Betting exchanges are an alternative to the traditional bookmaker in that they pit two bettors against one another with their money on the line. For example, if one sports bettor wants to risk $110 betting on the New England Patriots to cover 7.5 points against the Buffalo Bills while another bettor wants to risk $110 on the Bills to cover against the Patriots, then the Betting Exchange will pit those two against one another. In lieu of the house taking the bets, the players are going up against each other. Usually, those companies market that their brand offers you savings.
While the Betting Exchange appears to be the better value, it’s important to understand how they work and the types of hidden costs that you need to be aware of. Some of those hidden costs on betting exchanges could take a nibble out of your betting units won.
Efficiency vs. Liquidity
The studies suggest that the peer-to-peer exchange models result in nearly perfectly efficient markets. That’s because the implied probability of an event matches the odds offered with a negligible variance. This means that if you followed a consistent betting system with a 50% probability such as a coin toss, you should be even in the long run. The potential for making a profit arises from factoring in the advantage of handicapping skills or privileged knowledge. This is definitely true for certain markets but it’s important to remember that open markets are often less efficient as the number of bettors and level of available amounts to bet is too low to correctly balance the market. This means that the betting exchanges will punish extremely early bettors depending on who they are supporting.
Liquidity Part II: It’s Usually A Problem
Sportsbooks never have a liquidity problem. Whatever you want to bet on, the house is willing to take the other side. Sportsbooks like BetOnline, Bookmaker and BetUs have huge limits. You can check the Bookmaker review to see how they open the line and take some of the biggest bets online.
When it comes to betting exchanges, though, the story is quite different. New betting exchanges always have a liquidity issue. You might want to bet $5,000 on an NFL game but there aren’t enough bettors on the other side of that. That means you’ll only be able to bet based on the liquidity available.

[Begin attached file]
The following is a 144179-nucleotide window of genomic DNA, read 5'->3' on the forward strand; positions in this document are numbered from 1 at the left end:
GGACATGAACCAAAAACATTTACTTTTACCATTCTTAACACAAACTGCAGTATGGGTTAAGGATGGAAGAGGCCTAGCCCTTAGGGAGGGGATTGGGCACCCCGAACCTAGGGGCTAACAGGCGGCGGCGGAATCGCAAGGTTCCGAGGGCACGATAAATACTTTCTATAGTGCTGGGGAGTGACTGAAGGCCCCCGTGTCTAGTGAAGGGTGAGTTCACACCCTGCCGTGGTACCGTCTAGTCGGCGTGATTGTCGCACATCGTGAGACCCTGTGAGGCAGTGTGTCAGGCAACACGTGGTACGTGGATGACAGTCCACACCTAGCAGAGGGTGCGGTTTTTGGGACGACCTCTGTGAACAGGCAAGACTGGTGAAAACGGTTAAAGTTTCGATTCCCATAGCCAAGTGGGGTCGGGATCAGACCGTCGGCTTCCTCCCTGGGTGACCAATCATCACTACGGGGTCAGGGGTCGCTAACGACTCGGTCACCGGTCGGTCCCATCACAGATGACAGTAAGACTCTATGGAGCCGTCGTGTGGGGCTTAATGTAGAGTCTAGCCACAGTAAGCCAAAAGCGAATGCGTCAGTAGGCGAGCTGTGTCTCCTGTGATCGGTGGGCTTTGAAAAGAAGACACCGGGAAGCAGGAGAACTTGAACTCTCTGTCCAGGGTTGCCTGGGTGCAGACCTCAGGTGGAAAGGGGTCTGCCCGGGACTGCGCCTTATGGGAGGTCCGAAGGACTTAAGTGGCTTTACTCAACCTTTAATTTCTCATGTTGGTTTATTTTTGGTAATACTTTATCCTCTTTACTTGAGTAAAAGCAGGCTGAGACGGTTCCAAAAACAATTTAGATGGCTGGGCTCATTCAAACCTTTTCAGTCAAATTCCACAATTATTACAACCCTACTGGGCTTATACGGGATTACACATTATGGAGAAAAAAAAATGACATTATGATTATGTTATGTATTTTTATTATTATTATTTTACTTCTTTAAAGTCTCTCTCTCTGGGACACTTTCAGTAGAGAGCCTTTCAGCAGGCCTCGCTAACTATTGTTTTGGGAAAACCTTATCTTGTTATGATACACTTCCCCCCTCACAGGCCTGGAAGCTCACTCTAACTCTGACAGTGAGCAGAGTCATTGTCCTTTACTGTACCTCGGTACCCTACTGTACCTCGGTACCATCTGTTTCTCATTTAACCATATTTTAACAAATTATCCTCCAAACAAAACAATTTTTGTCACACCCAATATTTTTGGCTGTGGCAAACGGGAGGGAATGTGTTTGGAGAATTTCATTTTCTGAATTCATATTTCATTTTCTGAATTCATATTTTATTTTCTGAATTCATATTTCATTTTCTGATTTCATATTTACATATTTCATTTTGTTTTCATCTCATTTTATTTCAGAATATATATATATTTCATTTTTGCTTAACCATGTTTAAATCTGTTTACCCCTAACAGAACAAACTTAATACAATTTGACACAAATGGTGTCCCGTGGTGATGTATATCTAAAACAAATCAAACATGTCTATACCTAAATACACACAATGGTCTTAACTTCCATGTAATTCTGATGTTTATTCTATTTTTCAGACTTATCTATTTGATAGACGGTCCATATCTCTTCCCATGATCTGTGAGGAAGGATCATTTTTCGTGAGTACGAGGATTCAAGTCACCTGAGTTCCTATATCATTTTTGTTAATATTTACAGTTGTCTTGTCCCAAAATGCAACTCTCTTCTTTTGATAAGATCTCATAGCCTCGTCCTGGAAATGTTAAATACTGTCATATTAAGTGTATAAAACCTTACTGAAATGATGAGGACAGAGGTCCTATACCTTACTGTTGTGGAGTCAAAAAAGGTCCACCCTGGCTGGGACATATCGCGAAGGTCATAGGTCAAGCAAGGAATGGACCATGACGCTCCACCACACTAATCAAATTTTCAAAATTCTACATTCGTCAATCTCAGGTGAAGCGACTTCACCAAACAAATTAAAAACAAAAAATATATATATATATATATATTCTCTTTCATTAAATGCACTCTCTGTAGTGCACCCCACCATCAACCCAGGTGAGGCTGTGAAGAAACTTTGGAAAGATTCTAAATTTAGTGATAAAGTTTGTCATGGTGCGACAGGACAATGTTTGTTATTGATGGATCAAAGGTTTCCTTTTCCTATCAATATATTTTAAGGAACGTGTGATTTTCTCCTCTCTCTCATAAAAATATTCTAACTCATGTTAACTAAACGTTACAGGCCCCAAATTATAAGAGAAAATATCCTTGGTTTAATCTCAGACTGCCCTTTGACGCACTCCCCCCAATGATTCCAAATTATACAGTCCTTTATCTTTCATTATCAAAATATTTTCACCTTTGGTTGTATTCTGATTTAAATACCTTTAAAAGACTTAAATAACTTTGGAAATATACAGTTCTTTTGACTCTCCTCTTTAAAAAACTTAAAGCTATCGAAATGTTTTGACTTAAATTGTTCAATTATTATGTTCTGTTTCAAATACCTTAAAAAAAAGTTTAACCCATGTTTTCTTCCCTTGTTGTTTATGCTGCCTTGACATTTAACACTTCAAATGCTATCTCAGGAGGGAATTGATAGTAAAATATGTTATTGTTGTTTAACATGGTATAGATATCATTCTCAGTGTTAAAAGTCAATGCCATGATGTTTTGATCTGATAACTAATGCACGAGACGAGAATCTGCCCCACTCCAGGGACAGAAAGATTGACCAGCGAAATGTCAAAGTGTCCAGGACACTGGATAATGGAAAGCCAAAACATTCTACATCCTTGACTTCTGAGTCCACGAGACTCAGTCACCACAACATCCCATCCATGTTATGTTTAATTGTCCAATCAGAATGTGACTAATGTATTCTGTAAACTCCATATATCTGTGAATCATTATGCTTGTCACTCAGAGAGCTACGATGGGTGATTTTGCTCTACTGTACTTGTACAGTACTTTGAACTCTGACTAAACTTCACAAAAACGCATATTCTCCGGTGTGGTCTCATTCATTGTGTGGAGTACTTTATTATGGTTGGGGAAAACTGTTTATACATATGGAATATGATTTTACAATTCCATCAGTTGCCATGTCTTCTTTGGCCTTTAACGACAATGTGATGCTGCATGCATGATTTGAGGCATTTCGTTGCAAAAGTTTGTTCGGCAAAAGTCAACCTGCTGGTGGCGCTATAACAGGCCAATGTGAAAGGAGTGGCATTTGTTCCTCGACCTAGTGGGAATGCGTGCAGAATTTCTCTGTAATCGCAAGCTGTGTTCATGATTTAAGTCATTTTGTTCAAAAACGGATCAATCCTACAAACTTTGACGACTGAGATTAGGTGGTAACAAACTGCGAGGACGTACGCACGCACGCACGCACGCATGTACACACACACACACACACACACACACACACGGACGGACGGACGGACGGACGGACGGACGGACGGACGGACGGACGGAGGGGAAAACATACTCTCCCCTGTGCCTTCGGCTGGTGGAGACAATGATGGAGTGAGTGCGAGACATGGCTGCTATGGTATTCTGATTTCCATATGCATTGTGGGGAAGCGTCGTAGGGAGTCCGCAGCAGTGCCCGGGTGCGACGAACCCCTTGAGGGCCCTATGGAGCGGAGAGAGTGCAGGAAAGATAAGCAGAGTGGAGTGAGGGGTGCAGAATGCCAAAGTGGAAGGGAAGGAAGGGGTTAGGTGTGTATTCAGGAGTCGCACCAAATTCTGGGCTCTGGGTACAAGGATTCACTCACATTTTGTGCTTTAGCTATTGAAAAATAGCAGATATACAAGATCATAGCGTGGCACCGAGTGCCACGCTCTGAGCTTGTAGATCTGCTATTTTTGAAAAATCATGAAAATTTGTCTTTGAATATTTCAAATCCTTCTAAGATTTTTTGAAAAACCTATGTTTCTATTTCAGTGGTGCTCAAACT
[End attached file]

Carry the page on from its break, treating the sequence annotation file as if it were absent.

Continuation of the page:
Even exchanges that aren’t new have a problem with non-main lines. For example, BetUs offers a whole host of props on every game. BetOnline allows you to even create your own props. So what happens on an exchange? They typically won’t even bother offering lines like quarterback passing yards over-unders or First Basket in the NBA. There just won’t be enough money on the other side to take bets.
The best sportsbooks offer lines on just about everything these days. Betting exchanges are far more limited in their menus because they simply don’t have enough players to be on the other side of every bet.
The Hidden Costs
The benefit of the Betting Exchange could disappear when you include the commission charged on your winnings. Irrespective to the issue of marketing efficiency, the benefit of the exchange disappears when you include the commission exchanges charge on your winnings up to 5%. This only affects your winnings, so it makes the odds appear better than they actually are. The tax only comes afterwards once you have won a certain amount. Assuming that an average commission rate on Betting Exchanges is 5%, your average bettor must win at least 51.3% of their bets to achieve long-term profitability. There is no competition for low commission sportsbooks where the average commission is only around 2%. That translates to a 50.5% target for long-term profitability.
Betting Exchanges Have Pros & Cons
While the Betting Exchanges do an excellent job of making it appear as though their sites offer the best value, the reality is that there are hidden costs that negate the perceived value. They usually aren’t noticed until it is too late. A head-to-head exchange would be better than a two-percent commission charged by sportsbooks. However, when you factor in that the Betting Exchanges are charging 5% to use their service, you now have a greater cost than you would have had if you simply used the sportsbook.
The numbers will be different depending on which site that you use but you need to make sure you understand the potential hidden costs of Betting Exchanges. Avoid paying more than you should when it comes to commission amounts.